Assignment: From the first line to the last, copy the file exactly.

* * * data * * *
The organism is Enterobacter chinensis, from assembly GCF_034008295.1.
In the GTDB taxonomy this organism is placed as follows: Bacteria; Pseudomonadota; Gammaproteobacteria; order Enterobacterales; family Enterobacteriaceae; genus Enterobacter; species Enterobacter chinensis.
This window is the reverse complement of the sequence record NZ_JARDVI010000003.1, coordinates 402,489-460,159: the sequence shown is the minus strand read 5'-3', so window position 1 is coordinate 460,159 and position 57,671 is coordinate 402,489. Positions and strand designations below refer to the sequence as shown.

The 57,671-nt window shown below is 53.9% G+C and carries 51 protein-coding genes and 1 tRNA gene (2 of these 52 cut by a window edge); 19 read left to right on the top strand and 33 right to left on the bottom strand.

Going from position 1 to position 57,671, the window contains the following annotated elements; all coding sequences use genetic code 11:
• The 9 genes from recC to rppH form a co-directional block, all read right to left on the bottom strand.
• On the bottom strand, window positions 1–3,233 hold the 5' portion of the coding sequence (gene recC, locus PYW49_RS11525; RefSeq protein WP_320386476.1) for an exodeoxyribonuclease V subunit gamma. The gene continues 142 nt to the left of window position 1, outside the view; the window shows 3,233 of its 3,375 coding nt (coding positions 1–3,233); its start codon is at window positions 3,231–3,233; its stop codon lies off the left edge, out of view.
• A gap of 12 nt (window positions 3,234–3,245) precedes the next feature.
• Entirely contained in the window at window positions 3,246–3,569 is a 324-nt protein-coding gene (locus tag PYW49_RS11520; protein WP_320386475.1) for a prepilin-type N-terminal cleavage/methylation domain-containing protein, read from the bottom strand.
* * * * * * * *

The organism is Enterobacter chinensis, from assembly GCF_034008295.1.
In the GTDB taxonomy this organism is placed as follows: Bacteria; Pseudomonadota; Gammaproteobacteria; order Enterobacterales; family Enterobacteriaceae; genus Enterobacter; species Enterobacter chinensis.
This window is the reverse complement of the sequence record NZ_JARDVI010000003.1, coordinates 402,489-460,159: the sequence shown is the minus strand read 5'-3', so window position 1 is coordinate 460,159 and position 57,671 is coordinate 402,489. Positions and strand designations below refer to the sequence as shown.

The 57,671-nt window shown below is 53.9% G+C and carries 51 protein-coding genes and 1 tRNA gene (2 of these 52 cut by a window edge); 19 read left to right on the top strand and 33 right to left on the bottom strand.

Going from position 1 to position 57,671, the window contains the following annotated elements; all coding sequences use genetic code 11:
• The 9 genes from recC to rppH form a co-directional block, all read right to left on the bottom strand.
• On the bottom strand, window positions 1–3,233 hold the 5' portion of the coding sequence (gene recC, locus PYW49_RS11525; RefSeq protein WP_320386476.1) for an exodeoxyribonuclease V subunit gamma. The gene continues 142 nt to the left of window position 1, outside the view; the window shows 3,233 of its 3,375 coding nt (coding positions 1–3,233); its start codon is at window positions 3,231–3,233; its stop codon lies off the left edge, out of view.
• A gap of 12 nt (window positions 3,234–3,245) precedes the next feature.
• Entirely contained in the window at window positions 3,246–3,569 is a 324-nt protein-coding gene (locus tag PYW49_RS11520; protein WP_320386475.1) for a prepilin-type N-terminal cleavage/methylation domain-containing protein, read from the bottom strand.